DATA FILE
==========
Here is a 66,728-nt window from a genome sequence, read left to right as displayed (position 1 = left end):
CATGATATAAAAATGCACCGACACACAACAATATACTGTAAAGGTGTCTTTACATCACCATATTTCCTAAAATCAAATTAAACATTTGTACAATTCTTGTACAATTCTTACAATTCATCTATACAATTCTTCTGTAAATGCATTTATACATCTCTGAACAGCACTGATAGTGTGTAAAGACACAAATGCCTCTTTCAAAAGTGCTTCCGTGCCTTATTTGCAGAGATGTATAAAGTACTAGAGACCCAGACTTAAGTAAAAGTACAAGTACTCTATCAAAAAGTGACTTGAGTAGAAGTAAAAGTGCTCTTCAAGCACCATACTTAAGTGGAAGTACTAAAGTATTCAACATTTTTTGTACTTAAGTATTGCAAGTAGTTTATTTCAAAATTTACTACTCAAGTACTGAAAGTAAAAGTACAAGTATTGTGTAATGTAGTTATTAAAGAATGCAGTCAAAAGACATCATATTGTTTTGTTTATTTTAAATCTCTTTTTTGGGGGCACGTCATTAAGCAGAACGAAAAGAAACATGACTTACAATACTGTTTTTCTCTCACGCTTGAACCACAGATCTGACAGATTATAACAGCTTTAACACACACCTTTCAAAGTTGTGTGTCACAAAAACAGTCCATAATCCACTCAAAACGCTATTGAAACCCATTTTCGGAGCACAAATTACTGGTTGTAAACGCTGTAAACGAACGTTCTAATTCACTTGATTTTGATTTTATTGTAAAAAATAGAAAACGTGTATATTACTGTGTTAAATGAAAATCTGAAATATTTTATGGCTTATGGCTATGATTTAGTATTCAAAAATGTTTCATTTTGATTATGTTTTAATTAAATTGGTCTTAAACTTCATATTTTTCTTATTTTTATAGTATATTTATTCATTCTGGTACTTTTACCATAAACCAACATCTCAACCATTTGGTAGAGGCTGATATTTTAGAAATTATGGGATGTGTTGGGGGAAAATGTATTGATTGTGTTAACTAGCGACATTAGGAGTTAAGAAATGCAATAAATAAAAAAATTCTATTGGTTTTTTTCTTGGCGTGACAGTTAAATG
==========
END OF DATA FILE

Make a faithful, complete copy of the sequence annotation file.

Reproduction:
Here is a 66,728-nt window from a genome sequence, read left to right as displayed (position 1 = left end):
CATGATATAAAAATGCACCGACACACAACAATATACTGTAAAGGTGTCTTTACATCACCATATTTCCTAAAATCAAATTAAACATTTGTACAATTCTTGTACAATTCTTACAATTCATCTATACAATTCTTCTGTAAATGCATTTATACATCTCTGAACAGCACTGATAGTGTGTAAAGACACAAATGCCTCTTTCAAAAGTGCTTCCGTGCCTTATTTGCAGAGATGTATAAAGTACTAGAGACCCAGACTTAAGTAAAAGTACAAGTACTCTATCAAAAAGTGACTTGAGTAGAAGTAAAAGTGCTCTTCAAGCACCATACTTAAGTGGAAGTACTAAAGTATTCAACATTTTTTGTACTTAAGTATTGCAAGTAGTTTATTTCAAAATTTACTACTCAAGTACTGAAAGTAAAAGTACAAGTATTGTGTAATGTAGTTATTAAAGAATGCAGTCAAAAGACATCATATTGTTTTGTTTATTTTAAATCTCTTTTTTGGGGGCACGTCATTAAGCAGAACGAAAAGAAACATGACTTACAATACTGTTTTTCTCTCACGCTTGAACCACAGATCTGACAGATTATAACAGCTTTAACACACACCTTTCAAAGTTGTGTGTCACAAAAACAGTCCATAATCCACTCAAAACGCTATTGAAACCCATTTTCGGAGCACAAATTACTGGTTGTAAACGCTGTAAACGAACGTTCTAATTCACTTGATTTTGATTTTATTGTAAAAAATAGAAAACGTGTATATTACTGTGTTAAATGAAAATCTGAAATATTTTATGGCTTATGGCTATGATTTAGTATTCAAAAATGTTTCATTTTGATTATGTTTTAATTAAATTGGTCTTAAACTTCATATTTTTCTTATTTTTATAGTATATTTATTCATTCTGGTACTTTTACCATAAACCAACATCTCAACCATTTGGTAGAGGCTGATATTTTAGAAATTATGGGATGTGTTGGGGGAAAATGTATTGATTGTGTTAACTAGCGACATTAGGAGTTAAGAAATGCAATAAATAAAAAAATTCTATTGGTTTTTTTCTTGGCGTGACAGTTAAATG